Denny Hamlin planned to have surgery after the NASCAR season ended for a pre-existing right shoulder issue, but learned the damage was much worse than expected.
“Three years ago, I did (surgery for) a left shoulder bone spur, and this was supposed to be just a bone spur as well,” Hamlin said Thursday in Nashville for the awards banquet. “But I knew that I messed it up pretty bad (Las) Vegas week, and then since I ran the rest of the season after Vegas, it just continued to do more damage, and now it’s certainly going to be a little longer than what was anticipated.”
It is not a racing injury. Hamlin, whose right arm is in a sling, said it’s genetic, where the bone grows a little too long. Being a race car driver has further agitated the issue, though.
“And whatever happened during Vegas week, I popped some tendons that week and then the following week, had another incident,” Hamlin said. “Trying to race on it was just not good.”
There was no avoiding surgery. Hamlin couldn’t raise his right arm the week of Las Vegas and admitted there were times in the final weeks of the season when he was handicapped behind the wheel.
“There were many times where they asked me to flip on a switch (and) I can’t reach it, I can’t touch it,” Hamlin said. “We were certainly up against the odds. One thing is, I didn’t want to use it as any kind of excuse for not making the final four or anything like that, and I think our performance was as good as it possibly could have been on track. I did everything I could to succeed; we just didn’t get it done for whatever reason. Certainly, I didn’t want that to be in the excuse of why we didn’t perform well.”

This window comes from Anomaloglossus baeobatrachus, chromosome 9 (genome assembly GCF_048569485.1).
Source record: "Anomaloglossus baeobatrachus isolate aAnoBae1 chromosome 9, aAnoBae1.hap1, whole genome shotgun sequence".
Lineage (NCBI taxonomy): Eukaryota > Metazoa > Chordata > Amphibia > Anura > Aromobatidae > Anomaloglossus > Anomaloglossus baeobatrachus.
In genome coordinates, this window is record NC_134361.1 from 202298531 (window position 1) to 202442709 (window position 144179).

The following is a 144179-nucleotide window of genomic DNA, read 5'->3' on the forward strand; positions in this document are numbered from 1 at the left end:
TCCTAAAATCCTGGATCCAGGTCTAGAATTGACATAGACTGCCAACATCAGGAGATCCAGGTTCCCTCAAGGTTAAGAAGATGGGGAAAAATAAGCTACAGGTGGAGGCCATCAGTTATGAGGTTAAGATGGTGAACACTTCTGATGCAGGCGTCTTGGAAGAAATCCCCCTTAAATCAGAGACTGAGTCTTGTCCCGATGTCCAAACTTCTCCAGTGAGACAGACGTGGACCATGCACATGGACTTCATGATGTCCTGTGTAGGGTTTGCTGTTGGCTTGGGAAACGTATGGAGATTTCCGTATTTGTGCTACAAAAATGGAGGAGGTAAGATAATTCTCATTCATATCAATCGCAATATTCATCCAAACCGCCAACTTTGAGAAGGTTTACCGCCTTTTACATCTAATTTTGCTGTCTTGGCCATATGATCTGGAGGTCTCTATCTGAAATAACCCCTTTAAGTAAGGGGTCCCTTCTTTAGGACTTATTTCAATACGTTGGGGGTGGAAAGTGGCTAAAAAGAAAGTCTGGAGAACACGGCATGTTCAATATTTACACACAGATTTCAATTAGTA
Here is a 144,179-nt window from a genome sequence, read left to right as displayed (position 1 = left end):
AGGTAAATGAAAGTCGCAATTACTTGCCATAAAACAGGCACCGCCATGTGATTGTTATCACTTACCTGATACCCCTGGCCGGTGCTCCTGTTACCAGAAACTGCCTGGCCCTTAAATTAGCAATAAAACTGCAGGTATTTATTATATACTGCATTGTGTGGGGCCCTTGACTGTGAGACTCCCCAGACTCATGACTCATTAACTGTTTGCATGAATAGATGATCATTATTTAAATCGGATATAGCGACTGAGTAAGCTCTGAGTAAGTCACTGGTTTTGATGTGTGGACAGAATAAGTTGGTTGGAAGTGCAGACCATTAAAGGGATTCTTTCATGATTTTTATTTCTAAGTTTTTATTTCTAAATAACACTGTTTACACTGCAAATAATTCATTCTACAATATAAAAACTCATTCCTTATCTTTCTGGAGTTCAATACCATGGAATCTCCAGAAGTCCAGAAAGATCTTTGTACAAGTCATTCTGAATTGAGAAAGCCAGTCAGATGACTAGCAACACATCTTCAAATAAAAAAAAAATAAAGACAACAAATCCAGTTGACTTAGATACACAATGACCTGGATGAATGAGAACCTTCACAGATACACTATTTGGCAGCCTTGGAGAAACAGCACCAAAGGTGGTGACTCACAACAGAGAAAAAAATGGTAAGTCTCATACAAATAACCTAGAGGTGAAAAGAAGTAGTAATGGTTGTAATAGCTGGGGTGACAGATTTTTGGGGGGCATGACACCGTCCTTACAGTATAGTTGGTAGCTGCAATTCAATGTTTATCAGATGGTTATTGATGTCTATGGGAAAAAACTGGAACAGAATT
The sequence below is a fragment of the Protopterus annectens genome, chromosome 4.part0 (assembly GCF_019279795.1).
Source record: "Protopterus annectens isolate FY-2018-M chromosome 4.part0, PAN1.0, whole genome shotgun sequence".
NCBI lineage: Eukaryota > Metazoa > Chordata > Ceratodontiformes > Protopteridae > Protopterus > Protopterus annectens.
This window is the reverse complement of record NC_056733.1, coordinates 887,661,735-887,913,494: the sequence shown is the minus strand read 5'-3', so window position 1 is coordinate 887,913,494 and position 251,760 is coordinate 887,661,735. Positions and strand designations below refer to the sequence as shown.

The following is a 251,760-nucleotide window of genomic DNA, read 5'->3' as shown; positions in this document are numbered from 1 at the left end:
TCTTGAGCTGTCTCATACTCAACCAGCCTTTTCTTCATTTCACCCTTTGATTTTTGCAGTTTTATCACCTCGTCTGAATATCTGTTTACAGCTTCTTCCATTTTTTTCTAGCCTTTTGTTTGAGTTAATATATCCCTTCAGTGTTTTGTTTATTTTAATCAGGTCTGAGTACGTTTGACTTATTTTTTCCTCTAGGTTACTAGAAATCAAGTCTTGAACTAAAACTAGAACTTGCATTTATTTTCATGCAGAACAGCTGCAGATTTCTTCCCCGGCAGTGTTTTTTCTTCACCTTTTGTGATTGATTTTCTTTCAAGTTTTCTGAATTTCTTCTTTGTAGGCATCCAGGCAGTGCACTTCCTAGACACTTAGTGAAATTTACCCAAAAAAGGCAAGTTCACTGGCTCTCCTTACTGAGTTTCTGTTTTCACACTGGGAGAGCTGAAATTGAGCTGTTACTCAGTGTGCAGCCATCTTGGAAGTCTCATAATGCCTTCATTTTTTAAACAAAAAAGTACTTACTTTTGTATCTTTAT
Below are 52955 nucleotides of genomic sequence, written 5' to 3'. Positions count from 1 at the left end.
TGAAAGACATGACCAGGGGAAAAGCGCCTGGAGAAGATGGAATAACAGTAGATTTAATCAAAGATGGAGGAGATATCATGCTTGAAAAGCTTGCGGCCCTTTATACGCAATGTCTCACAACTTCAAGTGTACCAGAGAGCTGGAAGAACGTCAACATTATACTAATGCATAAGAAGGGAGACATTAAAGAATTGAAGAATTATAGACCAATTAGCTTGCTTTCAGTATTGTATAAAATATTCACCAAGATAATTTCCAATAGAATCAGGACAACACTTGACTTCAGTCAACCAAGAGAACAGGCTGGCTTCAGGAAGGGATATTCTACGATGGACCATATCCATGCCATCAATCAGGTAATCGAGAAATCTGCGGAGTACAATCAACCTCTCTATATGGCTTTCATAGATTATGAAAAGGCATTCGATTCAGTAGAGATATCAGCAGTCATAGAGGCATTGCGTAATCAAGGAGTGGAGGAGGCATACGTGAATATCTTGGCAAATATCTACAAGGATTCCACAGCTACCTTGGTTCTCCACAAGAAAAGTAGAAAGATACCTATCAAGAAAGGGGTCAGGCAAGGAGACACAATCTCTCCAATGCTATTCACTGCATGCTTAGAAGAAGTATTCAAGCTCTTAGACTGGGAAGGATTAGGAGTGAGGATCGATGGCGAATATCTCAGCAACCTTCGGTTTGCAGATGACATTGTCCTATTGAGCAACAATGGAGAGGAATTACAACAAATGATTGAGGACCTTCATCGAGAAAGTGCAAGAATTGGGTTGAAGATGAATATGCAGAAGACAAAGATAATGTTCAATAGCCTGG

Hamlin is right-handed and during the playoffs, he had to switch to relying more on his left hand. He also clarified that the additional damage done happened away from the racetrack.
“I had to get this fixed,” Hamlin said. “I just knew that it was going to be worse, but it’s obviously depressing when you wake up from your anesthesia and know that you’ve got three months of a limp arm that you can’t do anything with.”
Not only was it bad news for Hamlin, but it’s not an ideal timeline to be going through rehabilitation. There are less than 90 days to the season-opening Daytona 500 on February 18 and even less until cars unload in Los Angeles for the Busch Light Clash at the Coliseum that takes the green flag February 4.
“I think we have to see where I’m at during that time,” Hamlin said of whether he’ll be able to compete. “Right now, they touch it a little bit here and there, and they say physical therapy’s done for the day. So, I’m a long, long way from where I need to be. Again, I thought I was going to have a three, four-week recovery like I did before, and I came out knowing I had a ton of damage that needed to be fixed.
“It will change my offseason a little bit, going from trying to work on some tracks that I’ve been so-so at in the simulator or something that probably is not going to happen now. So, it just changes some things and certainly, probably the first laps on track will be whatever we do in February. I just don’t know whether we need to analyze the Clash; maybe when the time comes because, from what I’ve heard, they don’t want me loading it for three months, and obviously that timeline does not line up [with] what I need.”